"Can the Swallow Expansion Device (SED) treat severe dysphagia?"
18 to 100 years old
difficulty swallowing, dysphagia
Biomedical devices, such as artificial joints and pacemakers, are accepted and commonly used in medicine, however, there is currently no device available to assist with the act of swallowing. We have developed a biomedical device (Swallow Expansion Device, SED) that assists with swallowing by mechanically opening the upper esophageal sphincter and allowing food and liquid to safely enter the esophagus. This study is looking at the safety and efficiency of the SED as treatment for severe dysphagia.
This study requires
Fluoroscopic swallowing examination Laryngopharyngeal sensory threshold exam Arm strength and coordination tests Questionnaires SED placement surgery Diary/clicker to record SED use Follow up visits/questionnaires SED removal surgery (after two years)
Who can participate?
- Profound oropharyngeal feeding tube dependent dysphagia of greater than 12 months duration, as documented by the prevalence of aspiration on fluoroscopic swallow study.
- Must be receiving 100% of nutritional requirements by enterogastric tube.
- 18 years of age and older, acceptable forms of documentation for verification of age include birth certificate, passport, and/or driver's license.
- Diminished upper esophageal sphincter opening defined as less than .55 cm for individuals under 65 years of age and less than .40 cm for individuals over 65 years of age on fluoroscopic swallow study.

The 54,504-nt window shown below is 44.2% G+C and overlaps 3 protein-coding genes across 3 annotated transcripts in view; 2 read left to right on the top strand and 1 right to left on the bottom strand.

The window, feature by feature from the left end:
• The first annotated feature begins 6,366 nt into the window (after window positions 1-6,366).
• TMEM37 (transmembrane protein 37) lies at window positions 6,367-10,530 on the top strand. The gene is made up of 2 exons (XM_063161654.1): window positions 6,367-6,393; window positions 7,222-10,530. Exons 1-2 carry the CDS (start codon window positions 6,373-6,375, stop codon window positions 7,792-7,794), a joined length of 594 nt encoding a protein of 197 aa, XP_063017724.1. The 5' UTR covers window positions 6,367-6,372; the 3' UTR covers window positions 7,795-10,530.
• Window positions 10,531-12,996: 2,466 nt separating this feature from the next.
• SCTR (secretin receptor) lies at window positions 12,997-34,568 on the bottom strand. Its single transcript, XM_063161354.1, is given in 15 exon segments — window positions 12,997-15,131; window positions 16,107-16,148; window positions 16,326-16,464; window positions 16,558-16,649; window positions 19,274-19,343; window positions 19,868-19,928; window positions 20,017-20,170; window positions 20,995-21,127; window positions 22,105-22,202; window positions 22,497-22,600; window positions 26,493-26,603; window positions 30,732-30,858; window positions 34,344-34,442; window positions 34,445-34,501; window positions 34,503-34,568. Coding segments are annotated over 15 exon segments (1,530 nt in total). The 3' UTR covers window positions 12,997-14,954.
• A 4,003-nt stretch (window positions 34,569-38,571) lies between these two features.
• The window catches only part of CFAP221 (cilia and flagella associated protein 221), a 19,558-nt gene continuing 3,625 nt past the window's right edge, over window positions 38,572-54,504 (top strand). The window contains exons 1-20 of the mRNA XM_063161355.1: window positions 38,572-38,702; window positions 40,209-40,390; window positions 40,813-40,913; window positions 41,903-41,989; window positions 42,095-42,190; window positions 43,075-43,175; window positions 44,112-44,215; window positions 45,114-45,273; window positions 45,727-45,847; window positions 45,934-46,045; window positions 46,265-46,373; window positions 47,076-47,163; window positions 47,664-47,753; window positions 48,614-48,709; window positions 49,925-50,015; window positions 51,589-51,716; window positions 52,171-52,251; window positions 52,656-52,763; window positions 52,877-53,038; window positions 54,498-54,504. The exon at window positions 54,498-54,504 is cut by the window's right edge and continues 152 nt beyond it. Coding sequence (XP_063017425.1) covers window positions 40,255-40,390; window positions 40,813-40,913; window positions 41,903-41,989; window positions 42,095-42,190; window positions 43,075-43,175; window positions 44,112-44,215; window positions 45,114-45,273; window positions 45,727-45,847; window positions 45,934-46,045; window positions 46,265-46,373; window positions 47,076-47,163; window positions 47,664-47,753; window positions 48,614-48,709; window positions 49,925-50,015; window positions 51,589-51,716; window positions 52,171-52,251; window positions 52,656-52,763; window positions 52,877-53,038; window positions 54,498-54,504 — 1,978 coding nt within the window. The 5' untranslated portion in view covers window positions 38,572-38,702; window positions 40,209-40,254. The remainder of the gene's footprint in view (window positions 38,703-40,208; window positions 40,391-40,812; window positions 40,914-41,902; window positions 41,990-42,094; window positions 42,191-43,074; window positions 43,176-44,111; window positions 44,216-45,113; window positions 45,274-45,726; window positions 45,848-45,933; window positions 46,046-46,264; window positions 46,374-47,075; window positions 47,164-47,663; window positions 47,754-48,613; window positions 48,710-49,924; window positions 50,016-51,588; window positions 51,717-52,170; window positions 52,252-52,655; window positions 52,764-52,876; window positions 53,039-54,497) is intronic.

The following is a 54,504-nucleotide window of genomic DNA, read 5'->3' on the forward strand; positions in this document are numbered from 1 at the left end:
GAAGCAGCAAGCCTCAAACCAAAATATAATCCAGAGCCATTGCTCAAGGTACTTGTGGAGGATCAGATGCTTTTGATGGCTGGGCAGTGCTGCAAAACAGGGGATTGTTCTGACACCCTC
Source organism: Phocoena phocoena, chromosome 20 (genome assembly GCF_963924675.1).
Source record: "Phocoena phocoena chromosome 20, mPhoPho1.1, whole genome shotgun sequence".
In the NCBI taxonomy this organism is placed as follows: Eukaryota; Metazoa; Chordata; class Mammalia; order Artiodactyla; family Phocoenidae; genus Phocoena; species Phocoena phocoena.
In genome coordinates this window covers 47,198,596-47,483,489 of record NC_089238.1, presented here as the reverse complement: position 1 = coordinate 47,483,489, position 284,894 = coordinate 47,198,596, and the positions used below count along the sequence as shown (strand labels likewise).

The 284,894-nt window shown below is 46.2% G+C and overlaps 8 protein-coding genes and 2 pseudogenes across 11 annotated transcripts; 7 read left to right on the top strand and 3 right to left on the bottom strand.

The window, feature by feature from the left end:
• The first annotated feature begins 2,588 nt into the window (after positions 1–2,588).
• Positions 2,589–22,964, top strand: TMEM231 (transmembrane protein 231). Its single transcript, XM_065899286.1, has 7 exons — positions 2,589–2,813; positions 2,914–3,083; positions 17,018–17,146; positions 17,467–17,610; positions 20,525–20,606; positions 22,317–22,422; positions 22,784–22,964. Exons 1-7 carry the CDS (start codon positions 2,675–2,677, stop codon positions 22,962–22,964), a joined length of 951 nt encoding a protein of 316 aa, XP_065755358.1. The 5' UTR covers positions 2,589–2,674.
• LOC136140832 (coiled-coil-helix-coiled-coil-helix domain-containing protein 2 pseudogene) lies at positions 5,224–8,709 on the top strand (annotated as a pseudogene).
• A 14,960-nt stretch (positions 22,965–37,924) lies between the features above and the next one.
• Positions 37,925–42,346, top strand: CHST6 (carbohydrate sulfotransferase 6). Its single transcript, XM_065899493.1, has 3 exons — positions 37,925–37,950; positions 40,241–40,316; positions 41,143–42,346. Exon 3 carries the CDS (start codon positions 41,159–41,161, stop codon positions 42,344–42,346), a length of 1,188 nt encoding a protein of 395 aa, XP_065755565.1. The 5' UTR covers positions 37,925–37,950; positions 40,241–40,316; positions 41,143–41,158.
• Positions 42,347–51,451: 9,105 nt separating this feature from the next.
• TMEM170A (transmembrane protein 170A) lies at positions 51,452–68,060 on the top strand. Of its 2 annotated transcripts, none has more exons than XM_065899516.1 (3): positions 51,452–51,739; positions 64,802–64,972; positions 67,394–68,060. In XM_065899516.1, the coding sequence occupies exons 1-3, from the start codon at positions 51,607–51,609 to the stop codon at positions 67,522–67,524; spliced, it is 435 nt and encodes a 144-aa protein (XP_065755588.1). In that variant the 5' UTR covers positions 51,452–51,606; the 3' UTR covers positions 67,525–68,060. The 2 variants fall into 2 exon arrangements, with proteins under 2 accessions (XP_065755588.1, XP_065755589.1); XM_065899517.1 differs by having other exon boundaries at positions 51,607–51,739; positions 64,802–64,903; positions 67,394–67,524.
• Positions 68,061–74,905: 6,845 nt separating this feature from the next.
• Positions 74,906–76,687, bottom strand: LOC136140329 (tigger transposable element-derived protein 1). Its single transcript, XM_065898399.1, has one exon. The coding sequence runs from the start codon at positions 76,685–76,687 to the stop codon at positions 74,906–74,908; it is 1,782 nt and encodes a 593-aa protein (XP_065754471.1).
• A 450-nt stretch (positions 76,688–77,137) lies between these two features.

- Failure of > 3 months of dysphagia therapy within 3 months of study enrollment.
- No documented history of noncompliance with feeding recommendations.
- Cognition that is within normal limits, as evidenced by an Abbreviated Mental Test Score (AMTS) score greater than 6.
- Manual dexterity that is within normal limits for age, sex, and hand, as evaluated by a Block and Box Test (BBT).
- Physical strength to pull the SED forward, as evidenced by the ability to lift a 5 lb weight off of a table and keep it elevated for 10 seconds.
- Ability to understand the informed consent and comply with follow-up, as evidenced by appropriate questions, responses, and comments during the initial evaluations and a normal Abbreviated Mental Test Score.
- Bilateral vocal fold mobility or unilateral vocal fold immobility in which the individual is able to attain complete glottic closure as evidenced on endoscopy.
- Esophageal phase dysphagia as defined as personal history and/or documented diagnosis of esophageal dysmotility, hiatal hernia, stricture, eosinophilic esophagitis, erosive peptic esophagitis, and/or systemic disease affecting the esophagus.
- Able to safely consume any food or liquid by mouth, as documented by fluoroscopic swallow study.
- Normal UES opening, as evidenced by UES opening greater than .55 cm for individuals under 65 years of age and greater than .40 cm for individuals over 65 years of age on fluoroscopic swallow study.
- Currently pregnant, as evidenced by a positive result on a pregnancy test if the patient is within child bearing age (younger than 60 years of age).